Venezuela sees 7 years of recession, with no end in sight
Mary Triny Mena

Venezuela will soon complete its seventh year in a recession, where more than 65 percent of its GDP has been lost. 

Once known as an oil-rich country, Venezuela is now known for record-breaking hyperinflation. Two factors have deepened the crisis this year. U.S. sanctions and the Covid-19 pandemic have pushed the South American country even farther into free-fall. 

At this food shop in Caracas, Ronald Perez has learned to adapt. Price controls, difficulty finding basic items...he’s dealt with it all. Now, he’s adapting to the loss of value in the bolivar, Venezuela’s official currency.

A de facto dollarization is taking place in the country.

"All my prices are in dollars because  otherwise, we would need to update prices every six hours," Perez said.

According to the IMF, consumer prices in Venezuela have increased 6500 percent this year. 

And the private firm Econoanalytica says more than 60 percent of commercial transactions are made in foreign currency.

The monthly minimum wage is less than a dollar a month, making it impossible for many people to make ends meet.

Many Venezuelans report the situation has become more difficult, because of US sanctions on Venezuela’s oil business.

Until recently, oil accounted for more than 95 percent of Venezuela’s export revenue.

U.S. sanctions, mismanagement, and corruption, are all seen as factors in the collapse of Venezuela’s oil industry.

"The oil exports have been falling for quite some time now.  Add to that sanctions aimed directly at this sector. That has really slowed down the work in the oil sector, and on top of that the pandemic has had a direct impact," said Economist Miguel Velarde.

The government continues its effort to guarantee social aid to the poorest. Its delivering boxes of food to around 7 million Venezuelan households.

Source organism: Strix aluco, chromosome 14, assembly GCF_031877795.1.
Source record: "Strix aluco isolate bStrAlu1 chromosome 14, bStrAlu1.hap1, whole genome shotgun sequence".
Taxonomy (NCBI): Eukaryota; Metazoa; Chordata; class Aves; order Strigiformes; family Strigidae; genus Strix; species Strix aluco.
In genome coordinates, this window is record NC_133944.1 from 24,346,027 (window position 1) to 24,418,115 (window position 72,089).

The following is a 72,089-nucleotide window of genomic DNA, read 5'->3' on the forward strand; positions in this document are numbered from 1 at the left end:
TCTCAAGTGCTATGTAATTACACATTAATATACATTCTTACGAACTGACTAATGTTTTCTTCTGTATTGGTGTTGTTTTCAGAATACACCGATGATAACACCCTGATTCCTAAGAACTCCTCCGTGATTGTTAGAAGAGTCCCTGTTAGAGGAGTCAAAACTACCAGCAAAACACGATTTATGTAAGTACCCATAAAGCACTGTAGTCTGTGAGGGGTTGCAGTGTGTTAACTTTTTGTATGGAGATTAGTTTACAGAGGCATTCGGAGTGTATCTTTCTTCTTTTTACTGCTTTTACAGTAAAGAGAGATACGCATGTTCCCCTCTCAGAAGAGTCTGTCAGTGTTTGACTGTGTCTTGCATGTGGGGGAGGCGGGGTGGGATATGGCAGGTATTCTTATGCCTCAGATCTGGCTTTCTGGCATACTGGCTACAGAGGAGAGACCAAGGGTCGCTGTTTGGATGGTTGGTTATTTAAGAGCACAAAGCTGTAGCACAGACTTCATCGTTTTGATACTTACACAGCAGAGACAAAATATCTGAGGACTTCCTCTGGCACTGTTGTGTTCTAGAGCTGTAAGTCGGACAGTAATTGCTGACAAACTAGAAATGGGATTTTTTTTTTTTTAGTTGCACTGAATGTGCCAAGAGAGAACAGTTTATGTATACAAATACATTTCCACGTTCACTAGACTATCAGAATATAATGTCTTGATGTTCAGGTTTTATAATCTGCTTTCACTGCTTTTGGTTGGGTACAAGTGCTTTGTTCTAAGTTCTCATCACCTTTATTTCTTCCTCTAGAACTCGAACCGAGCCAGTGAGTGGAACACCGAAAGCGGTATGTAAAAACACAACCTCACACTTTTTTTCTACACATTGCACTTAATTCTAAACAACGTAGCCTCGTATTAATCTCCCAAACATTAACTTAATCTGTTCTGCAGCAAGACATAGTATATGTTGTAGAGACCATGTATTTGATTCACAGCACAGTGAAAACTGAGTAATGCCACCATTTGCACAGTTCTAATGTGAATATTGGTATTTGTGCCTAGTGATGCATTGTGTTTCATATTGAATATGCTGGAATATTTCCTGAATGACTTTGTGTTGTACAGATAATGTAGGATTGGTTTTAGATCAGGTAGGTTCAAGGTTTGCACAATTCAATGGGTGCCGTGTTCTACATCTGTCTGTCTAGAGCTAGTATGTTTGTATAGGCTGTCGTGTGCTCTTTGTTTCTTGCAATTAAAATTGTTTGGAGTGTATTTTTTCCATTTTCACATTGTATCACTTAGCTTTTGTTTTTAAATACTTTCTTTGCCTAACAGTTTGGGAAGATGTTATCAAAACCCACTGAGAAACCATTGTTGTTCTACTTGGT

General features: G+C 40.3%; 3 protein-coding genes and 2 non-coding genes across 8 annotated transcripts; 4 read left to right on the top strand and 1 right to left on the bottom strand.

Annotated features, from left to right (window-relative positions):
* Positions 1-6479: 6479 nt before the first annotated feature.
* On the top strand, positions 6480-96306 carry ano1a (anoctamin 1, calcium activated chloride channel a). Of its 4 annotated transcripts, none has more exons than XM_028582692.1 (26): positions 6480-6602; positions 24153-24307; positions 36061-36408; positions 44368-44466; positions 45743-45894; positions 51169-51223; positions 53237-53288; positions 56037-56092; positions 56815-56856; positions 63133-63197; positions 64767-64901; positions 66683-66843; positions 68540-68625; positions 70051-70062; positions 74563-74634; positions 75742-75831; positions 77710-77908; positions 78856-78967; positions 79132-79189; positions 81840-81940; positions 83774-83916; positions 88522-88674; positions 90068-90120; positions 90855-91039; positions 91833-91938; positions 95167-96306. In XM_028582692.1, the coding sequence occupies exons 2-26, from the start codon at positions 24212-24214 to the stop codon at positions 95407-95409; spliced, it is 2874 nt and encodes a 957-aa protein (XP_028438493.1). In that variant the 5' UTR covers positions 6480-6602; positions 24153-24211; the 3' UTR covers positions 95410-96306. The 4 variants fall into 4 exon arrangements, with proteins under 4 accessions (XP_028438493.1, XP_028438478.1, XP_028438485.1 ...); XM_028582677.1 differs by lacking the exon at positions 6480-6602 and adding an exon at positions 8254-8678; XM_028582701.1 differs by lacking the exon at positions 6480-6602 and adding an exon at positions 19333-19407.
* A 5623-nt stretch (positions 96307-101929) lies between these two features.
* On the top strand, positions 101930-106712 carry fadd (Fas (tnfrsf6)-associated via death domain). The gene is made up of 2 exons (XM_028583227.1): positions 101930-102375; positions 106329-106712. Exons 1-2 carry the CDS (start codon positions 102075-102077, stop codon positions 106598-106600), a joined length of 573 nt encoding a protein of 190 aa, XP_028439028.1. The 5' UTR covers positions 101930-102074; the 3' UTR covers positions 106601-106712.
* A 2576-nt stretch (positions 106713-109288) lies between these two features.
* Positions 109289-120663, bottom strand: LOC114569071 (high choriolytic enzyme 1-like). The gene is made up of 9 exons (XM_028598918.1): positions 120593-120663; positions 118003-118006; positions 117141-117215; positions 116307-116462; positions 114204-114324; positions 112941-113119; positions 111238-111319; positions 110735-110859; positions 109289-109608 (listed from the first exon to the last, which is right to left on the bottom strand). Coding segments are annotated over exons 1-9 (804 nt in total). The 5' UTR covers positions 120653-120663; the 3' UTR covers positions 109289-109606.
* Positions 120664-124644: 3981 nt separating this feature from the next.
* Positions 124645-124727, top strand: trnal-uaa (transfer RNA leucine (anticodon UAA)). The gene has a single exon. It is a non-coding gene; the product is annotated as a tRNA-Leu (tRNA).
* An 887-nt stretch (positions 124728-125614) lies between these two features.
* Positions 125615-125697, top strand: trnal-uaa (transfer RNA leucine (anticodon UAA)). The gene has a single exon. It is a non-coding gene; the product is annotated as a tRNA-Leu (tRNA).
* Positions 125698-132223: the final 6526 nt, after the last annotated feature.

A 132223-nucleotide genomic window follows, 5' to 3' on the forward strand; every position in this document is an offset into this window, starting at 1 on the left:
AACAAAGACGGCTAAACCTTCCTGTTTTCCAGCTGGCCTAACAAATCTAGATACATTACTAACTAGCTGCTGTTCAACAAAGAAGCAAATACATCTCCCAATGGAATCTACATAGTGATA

In October, Venezuela passed a special anti blockade law. President Nicolas Maduro says this will help counteract the effects of the sanctions.

Venezuela has also turned to allies like Russia and Iran to keep the oil output afloat and supply the domestic market with gasoline. Iran’s shipments of gasoline have alleviated Venezuela’s severe shortages of gasoline, but citizens waiting in line don’t see it as a permanent solution.

"It doesn’t matter if they bring a tanker with gasoline that will last for a month or a week or two. We will return to the same situation, where there is no quality of life," said Caracas resident Jhon Moreno.

A new U.S. administration could mean a change in the policy towards Venezuela and an ease on sanctions. But that doesn’t guarantee an improvement in current economic conditions.

"In order to change this economic situation, clearly you have to make a significant and radical turn in your public policies, and in addition to that, to solve the political situation, it is essential to have consensus," said Oswaldo Ramirez, a political analyst.

The IMF projects the contraction of the Venezuelan economy at minus 15 percent next  year, a country rich in natural resources, with an increasingly poor population. 

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